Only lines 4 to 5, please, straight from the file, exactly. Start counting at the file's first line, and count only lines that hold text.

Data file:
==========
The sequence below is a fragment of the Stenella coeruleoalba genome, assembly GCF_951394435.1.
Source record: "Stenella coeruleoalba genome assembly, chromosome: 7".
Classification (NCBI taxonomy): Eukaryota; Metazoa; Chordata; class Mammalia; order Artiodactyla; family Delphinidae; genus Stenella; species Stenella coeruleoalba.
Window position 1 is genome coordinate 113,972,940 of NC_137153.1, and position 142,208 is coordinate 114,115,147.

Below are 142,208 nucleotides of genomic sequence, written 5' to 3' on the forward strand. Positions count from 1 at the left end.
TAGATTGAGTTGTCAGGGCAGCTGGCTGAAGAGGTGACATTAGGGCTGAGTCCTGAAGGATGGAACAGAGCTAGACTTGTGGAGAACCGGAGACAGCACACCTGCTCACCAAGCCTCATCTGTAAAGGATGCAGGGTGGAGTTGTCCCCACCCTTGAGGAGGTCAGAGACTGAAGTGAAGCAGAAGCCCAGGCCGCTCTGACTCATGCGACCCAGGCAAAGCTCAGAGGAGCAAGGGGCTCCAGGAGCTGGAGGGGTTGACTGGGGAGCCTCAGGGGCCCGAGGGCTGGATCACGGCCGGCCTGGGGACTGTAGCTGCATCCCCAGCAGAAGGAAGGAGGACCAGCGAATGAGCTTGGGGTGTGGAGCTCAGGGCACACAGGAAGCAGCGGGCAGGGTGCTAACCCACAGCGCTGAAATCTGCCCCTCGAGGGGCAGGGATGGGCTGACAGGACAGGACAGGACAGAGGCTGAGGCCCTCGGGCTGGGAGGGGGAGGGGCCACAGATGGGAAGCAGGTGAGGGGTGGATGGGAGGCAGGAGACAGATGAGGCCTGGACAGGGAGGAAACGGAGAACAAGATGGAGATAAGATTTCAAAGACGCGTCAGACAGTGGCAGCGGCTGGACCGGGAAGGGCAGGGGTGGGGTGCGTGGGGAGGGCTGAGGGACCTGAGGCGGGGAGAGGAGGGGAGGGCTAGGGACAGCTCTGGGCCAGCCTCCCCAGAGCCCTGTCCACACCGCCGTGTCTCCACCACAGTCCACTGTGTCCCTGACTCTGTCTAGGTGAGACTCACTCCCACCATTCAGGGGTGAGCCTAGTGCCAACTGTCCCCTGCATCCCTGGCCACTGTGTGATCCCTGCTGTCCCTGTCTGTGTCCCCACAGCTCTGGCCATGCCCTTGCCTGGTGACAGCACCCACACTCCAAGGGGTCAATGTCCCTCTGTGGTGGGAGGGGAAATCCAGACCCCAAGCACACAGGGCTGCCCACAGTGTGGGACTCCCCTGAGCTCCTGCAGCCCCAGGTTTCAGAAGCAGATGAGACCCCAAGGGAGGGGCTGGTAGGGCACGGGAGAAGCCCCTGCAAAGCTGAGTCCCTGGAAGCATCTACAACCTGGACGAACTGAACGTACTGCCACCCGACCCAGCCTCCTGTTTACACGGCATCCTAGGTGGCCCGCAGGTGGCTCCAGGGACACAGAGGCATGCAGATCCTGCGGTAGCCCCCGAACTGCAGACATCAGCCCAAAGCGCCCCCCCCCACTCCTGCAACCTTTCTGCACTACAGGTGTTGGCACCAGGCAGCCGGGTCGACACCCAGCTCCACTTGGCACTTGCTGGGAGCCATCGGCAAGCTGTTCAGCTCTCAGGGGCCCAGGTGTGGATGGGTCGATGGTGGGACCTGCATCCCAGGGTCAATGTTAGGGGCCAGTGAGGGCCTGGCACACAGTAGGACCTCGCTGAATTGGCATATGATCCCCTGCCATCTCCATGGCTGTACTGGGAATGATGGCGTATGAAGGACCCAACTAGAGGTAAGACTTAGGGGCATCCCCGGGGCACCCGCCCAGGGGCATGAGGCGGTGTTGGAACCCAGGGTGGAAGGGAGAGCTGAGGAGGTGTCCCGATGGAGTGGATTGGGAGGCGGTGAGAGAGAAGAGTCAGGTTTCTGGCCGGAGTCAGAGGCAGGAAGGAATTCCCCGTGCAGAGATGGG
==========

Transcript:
Window position 1 is genome coordinate 113,972,940 of NC_137153.1, and position 142,208 is coordinate 114,115,147.

Below are 142,208 nucleotides of genomic sequence, written 5' to 3' on the forward strand. Positions count from 1 at the left end.